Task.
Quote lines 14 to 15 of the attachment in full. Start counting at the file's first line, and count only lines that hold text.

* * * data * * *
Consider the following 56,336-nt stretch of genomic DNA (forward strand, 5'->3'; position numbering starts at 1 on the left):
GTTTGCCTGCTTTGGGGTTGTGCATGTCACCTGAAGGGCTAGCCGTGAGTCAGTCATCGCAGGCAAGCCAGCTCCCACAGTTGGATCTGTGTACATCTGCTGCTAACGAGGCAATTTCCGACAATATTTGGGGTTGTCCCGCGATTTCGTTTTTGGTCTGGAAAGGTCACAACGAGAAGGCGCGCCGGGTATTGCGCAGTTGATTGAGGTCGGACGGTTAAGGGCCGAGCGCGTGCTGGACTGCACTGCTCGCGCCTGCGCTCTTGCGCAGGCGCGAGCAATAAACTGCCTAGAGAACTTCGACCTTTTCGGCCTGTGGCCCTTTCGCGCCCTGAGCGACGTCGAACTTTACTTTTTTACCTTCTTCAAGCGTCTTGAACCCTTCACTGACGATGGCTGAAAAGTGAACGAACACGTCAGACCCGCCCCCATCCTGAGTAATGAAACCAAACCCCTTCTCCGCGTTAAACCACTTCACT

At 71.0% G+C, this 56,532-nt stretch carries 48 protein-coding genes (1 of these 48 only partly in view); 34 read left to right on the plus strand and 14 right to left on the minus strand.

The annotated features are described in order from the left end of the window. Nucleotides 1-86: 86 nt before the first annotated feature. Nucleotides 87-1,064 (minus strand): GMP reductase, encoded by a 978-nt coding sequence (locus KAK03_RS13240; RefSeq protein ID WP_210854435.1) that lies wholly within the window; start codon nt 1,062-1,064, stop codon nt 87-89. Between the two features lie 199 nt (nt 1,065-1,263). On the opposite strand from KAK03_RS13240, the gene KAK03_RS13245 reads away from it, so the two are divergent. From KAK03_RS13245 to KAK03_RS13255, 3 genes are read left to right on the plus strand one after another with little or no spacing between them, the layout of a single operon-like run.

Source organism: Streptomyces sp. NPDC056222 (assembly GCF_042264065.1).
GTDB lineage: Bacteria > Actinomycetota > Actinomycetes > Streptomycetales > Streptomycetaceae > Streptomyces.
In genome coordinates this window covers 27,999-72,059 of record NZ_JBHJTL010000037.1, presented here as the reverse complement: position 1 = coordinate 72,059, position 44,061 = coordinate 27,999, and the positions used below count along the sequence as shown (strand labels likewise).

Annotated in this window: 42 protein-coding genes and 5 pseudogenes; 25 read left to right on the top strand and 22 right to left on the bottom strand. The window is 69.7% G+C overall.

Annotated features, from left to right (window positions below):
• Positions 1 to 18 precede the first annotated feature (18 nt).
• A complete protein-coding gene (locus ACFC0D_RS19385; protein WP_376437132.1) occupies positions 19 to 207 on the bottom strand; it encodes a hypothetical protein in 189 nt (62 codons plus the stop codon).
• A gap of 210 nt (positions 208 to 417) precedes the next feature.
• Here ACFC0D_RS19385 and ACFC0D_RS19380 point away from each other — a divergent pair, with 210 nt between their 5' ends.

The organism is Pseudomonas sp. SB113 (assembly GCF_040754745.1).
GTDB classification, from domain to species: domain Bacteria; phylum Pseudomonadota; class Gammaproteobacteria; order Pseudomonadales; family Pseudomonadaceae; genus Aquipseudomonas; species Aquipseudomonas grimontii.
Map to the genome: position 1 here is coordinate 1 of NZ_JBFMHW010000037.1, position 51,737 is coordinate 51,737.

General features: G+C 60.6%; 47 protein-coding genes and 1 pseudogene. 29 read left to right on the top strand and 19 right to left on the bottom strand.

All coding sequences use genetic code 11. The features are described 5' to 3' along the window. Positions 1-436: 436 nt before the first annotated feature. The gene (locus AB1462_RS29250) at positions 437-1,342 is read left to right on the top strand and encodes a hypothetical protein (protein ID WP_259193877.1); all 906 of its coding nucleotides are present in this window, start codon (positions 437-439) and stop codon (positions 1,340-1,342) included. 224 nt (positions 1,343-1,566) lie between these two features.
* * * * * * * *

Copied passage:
The organism is Pseudomonas sp. SB113 (assembly GCF_040754745.1).
GTDB classification, from domain to species: domain Bacteria; phylum Pseudomonadota; class Gammaproteobacteria; order Pseudomonadales; family Pseudomonadaceae; genus Aquipseudomonas; species Aquipseudomonas grimontii.